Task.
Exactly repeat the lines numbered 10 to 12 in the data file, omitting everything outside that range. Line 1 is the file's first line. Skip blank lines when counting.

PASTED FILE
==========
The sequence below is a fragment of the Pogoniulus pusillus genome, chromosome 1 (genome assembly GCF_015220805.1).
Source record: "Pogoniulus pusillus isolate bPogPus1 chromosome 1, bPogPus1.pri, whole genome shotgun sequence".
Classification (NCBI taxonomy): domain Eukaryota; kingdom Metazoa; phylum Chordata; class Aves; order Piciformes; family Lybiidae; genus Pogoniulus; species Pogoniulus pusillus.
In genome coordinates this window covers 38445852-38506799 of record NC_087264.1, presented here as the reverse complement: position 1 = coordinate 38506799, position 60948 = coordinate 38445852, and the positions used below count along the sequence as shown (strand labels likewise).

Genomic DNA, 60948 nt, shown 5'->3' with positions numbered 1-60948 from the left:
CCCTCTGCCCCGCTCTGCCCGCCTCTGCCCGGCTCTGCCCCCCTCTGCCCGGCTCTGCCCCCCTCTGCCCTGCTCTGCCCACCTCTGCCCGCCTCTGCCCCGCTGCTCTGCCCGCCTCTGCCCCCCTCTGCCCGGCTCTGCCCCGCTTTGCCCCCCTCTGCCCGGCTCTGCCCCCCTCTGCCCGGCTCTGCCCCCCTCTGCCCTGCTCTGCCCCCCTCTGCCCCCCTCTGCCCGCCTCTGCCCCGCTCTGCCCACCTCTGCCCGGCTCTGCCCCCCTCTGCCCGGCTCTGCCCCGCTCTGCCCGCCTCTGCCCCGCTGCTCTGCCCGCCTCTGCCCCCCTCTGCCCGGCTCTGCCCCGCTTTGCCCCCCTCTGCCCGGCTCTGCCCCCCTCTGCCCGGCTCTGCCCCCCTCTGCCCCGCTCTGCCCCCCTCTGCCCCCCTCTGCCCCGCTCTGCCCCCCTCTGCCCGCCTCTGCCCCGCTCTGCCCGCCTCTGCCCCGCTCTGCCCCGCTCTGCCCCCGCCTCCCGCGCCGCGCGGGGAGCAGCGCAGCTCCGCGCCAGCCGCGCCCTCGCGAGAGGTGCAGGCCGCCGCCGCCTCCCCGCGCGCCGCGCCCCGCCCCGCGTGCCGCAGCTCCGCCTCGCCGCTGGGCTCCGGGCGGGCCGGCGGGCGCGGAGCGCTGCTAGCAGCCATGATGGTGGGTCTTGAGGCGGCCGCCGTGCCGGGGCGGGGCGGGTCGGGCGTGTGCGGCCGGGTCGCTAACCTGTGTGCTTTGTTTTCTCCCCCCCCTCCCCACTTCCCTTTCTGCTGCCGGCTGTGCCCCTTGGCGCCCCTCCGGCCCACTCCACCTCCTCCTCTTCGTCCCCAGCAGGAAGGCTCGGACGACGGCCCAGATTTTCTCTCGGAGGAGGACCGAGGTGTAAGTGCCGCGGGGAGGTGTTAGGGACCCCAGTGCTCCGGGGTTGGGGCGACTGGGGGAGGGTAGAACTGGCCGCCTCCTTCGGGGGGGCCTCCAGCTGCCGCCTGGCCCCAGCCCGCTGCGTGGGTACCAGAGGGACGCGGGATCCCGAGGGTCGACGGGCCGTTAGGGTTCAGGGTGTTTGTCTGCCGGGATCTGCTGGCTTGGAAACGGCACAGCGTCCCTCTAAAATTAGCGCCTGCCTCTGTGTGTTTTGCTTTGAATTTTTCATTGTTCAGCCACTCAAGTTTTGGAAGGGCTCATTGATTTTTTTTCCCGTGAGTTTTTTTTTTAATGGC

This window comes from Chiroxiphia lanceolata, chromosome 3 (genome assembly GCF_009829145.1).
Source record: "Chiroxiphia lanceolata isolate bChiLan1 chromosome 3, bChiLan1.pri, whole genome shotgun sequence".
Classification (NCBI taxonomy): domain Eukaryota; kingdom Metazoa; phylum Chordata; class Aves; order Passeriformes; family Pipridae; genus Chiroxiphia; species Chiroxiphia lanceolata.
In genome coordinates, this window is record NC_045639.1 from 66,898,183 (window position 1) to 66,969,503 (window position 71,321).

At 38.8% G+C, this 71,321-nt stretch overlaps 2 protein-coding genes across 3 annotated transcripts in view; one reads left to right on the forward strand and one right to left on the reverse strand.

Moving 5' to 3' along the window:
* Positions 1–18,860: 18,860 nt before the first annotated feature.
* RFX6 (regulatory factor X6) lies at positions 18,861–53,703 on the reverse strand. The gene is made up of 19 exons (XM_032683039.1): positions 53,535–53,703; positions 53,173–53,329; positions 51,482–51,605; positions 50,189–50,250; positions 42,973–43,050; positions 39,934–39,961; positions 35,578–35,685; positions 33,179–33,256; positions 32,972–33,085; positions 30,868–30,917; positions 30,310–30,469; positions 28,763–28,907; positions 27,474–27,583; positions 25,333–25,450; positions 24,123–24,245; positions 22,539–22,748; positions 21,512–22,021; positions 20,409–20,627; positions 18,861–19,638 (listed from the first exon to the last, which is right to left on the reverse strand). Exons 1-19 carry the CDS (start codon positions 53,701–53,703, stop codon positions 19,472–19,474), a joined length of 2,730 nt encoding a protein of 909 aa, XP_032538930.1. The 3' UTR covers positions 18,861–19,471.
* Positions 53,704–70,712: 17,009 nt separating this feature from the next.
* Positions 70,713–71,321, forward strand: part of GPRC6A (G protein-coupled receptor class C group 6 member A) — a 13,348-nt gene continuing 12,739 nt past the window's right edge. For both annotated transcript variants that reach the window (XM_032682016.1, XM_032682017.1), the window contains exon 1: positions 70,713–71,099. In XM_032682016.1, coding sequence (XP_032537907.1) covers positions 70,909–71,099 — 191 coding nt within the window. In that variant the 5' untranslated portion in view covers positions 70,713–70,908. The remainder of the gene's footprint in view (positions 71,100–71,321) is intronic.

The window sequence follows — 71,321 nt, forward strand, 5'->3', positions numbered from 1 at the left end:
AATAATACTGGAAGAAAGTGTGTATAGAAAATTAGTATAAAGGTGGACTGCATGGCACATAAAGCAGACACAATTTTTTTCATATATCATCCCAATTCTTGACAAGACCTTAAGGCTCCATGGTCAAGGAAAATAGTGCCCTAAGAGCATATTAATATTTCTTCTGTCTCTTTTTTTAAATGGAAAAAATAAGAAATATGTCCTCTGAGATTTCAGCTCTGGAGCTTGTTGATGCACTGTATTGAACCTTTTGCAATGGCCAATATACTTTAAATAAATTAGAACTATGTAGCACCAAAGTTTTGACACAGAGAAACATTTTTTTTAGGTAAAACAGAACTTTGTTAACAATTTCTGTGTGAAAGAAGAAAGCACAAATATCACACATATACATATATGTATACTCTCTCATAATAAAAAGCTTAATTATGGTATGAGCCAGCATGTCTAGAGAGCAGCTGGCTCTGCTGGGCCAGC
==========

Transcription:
In genome coordinates, this window is record NC_045639.1 from 66,898,183 (window position 1) to 66,969,503 (window position 71,321).

At 38.8% G+C, this 71,321-nt stretch overlaps 2 protein-coding genes across 3 annotated transcripts in view; one reads left to right on the forward strand and one right to left on the reverse strand.

Moving 5' to 3' along the window: